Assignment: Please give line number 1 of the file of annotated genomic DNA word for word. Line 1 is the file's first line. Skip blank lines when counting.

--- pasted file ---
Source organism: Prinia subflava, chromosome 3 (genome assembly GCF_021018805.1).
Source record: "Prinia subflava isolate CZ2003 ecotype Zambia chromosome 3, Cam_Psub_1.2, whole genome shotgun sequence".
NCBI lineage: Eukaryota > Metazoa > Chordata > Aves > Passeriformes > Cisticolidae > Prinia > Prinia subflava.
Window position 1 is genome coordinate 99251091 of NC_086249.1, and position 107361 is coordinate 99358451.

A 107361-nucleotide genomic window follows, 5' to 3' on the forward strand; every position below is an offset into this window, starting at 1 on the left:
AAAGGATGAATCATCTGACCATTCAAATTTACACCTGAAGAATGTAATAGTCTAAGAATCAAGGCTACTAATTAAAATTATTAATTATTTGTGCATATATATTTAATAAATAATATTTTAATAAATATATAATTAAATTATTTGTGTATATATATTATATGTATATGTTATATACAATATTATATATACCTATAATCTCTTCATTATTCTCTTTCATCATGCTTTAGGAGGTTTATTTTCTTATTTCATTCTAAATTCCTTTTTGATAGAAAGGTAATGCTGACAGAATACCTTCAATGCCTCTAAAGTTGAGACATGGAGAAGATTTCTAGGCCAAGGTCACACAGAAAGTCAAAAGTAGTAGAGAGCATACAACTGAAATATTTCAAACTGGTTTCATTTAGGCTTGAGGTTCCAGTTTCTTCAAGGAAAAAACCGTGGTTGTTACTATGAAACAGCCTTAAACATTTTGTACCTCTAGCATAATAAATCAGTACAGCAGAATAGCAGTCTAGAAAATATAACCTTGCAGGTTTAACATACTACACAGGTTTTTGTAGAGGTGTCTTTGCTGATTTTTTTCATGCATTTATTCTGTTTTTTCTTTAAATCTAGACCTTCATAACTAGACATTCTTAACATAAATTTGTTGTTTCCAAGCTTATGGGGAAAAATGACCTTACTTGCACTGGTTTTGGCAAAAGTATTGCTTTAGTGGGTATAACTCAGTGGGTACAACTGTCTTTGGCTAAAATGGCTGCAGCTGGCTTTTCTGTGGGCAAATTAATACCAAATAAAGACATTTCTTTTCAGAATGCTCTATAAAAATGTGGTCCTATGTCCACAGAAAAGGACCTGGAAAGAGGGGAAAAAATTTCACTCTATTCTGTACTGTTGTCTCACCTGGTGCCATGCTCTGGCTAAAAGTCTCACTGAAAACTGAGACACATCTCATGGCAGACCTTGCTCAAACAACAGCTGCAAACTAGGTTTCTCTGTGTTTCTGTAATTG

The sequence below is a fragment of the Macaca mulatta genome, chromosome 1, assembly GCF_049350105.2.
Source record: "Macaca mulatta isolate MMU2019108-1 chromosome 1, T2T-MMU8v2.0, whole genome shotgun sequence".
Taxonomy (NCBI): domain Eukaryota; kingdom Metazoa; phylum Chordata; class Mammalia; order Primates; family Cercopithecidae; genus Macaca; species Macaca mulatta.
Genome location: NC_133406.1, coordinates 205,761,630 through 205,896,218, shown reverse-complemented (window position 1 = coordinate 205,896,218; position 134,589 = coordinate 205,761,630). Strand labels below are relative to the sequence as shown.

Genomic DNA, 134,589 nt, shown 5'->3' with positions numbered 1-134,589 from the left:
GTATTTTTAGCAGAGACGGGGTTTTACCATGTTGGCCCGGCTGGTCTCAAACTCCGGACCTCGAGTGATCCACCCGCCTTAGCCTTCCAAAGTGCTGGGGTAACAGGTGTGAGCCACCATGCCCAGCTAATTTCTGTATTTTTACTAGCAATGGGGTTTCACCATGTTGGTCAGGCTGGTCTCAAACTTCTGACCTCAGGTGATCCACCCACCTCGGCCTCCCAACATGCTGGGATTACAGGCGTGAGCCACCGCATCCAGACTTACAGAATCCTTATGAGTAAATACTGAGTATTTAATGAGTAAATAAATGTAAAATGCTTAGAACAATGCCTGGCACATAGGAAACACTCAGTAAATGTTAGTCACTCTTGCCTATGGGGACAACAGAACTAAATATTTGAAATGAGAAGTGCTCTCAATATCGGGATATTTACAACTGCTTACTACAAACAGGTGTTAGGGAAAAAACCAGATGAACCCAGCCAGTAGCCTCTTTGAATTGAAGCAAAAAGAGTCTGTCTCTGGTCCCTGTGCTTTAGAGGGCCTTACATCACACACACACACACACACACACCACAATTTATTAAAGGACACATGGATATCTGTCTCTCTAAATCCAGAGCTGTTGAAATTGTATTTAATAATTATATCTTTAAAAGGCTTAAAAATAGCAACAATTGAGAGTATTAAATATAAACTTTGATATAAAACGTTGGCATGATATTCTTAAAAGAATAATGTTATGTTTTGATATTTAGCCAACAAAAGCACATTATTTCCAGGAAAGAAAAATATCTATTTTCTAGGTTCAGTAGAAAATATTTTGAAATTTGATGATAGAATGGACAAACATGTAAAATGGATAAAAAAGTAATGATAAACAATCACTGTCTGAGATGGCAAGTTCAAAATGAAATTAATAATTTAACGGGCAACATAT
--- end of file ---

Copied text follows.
Source organism: Prinia subflava, chromosome 3 (genome assembly GCF_021018805.1).